FDIC-insured commercial banks and savings institutions posted an aggregate profit of $18 billion in the first quarter of 2010, driven mostly by a 16.6% year-over-year drop in provisions for loan losses. It was the industry’s most profitable quarter since the first quarter of 2008, although the FDIC noted it is “still low by historical standards.” The regulator said the extent of improvement in both noncurrent loans and charge-offs was understated because of the implementation of new accounting standards—FASB Statement no. 166 and Statement no. 167.
The earnings improved from $5.6 billion in the first quarter of 2009. Full financial results for the first quarter are contained in the FDIC’s latest Quarterly Banking Profile.
Despite the improved overall profit picture, the number of institutions on the FDIC’s “Problem List” rose to 775, up from 702 at the end of 2009. The total assets of “problem” institutions increased from $403 billion to $431 billion.
Provisions for loan losses in the first quarter totaled $51.3 billion—$10.2 billion (16.6%) lower than a year earlier. Although the percentage of loans and leases that were noncurrent (90 days or more past due or in nonaccrual status) rose from 5.38% to 5.45% at the end of the first quarter, the highest level in the 27 years that insured institutions have reported these data, the $17.4 billion (4.4%) increase in noncurrent loans was the smallest quarterly increase in two and a half years.
The FDIC said the extent of improvement in both noncurrent loans and charge-offs was understated because of the implementation of FASB Statement no. 166, Accounting for Transfers of Financial Assets, an Amendment of FASB Statement No. 140, and Statement no. 167, Amendments to FASB Interpretation No. 46(R), both of which went into effect for annual reporting periods beginning after Nov. 15, 2009. These rules require banks to report on their balance sheets many existing securitized credit card and other consumer loans that previously were not included in banks’ loan portfolios. The rules also require reporting the noncurrent loans and charge-offs associated with these securitized loans. (For previous JofA coverage on the effect of the new accounting rules on FDIC regulations, click here.)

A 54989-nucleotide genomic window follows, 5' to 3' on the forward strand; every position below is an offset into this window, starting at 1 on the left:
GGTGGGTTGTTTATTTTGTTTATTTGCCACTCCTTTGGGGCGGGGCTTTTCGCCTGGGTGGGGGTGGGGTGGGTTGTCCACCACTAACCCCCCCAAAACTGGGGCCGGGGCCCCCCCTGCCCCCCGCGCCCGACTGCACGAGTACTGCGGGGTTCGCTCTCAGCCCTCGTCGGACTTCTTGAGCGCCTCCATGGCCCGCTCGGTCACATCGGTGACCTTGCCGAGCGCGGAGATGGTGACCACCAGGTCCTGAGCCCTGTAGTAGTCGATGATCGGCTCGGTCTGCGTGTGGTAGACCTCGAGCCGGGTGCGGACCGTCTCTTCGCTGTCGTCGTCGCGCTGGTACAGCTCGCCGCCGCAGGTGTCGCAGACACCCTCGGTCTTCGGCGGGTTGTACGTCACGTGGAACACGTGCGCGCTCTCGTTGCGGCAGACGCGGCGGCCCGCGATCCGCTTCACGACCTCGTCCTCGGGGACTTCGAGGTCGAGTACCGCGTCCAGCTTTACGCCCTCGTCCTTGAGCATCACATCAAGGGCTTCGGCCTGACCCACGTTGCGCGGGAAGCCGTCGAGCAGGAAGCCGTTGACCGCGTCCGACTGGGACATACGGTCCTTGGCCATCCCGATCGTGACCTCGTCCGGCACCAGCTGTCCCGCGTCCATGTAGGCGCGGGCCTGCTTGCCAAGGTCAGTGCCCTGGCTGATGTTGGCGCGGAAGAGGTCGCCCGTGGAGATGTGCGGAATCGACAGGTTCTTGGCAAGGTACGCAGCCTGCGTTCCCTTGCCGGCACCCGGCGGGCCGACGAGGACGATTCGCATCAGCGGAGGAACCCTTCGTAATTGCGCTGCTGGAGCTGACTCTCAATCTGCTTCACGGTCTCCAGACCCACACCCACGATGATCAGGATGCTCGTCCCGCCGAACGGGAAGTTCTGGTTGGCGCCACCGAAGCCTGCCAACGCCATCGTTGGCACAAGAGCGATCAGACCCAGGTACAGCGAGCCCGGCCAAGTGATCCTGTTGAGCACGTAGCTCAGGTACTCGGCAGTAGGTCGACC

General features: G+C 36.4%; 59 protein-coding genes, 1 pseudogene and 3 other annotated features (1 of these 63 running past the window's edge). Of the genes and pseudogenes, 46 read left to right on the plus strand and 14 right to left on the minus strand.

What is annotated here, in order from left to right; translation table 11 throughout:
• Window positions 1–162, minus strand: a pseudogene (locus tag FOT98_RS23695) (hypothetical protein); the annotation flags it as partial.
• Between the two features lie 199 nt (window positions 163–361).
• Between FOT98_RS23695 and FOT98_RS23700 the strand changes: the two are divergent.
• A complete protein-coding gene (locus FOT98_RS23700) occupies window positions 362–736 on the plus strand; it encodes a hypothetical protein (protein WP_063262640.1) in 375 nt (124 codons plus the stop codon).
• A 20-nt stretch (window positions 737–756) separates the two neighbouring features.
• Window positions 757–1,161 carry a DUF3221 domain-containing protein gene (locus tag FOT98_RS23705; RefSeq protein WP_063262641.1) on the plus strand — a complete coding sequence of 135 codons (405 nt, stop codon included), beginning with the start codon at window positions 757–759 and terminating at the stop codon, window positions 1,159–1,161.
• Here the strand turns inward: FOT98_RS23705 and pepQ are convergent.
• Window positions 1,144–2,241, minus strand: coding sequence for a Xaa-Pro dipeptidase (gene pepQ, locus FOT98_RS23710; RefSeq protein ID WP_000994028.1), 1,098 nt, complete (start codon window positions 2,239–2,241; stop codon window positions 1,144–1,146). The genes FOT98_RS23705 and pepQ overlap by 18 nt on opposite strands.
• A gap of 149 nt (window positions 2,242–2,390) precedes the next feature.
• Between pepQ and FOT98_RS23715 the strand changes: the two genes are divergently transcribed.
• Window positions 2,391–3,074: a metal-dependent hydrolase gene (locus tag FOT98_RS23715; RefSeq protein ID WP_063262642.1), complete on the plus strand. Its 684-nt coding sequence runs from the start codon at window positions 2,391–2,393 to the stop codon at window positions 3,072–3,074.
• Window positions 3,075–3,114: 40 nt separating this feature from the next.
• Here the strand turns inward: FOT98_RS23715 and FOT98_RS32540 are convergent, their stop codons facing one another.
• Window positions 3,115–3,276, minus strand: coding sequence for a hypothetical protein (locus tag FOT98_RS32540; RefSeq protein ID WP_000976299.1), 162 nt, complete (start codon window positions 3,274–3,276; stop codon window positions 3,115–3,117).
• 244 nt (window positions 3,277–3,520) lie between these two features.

Total loans and leases increased by $220.4 billion (3%) during the quarter, but the growth was the result of Statements no. 166 and 167, which caused more than $300 billion in existing securitized loans to be included in institutions’ reported loans. Total assets of insured institutions rose by $248.6 billion (1.9%), but the industry’s total assets and total loans would have declined in the quarter absent the new accounting rules.
The Deposit Insurance Fund (DIF) balance improved for the first time in two years. The DIF balance—the net worth of the fund—increased slightly to negative $20.7 billion, from negative $20.9 billion (unaudited) on Dec. 31, 2009.
The FDIC’s liquid resources—cash and marketable securities—was $63 billion at the end of the first quarter, a decline from $66 billion at year-end 2009. Liquidity was propped up by a rule approved late in 2009 that required insured institutions to prepay approximately three years of deposit insurance premiums—about $46 billion—at the end of 2009.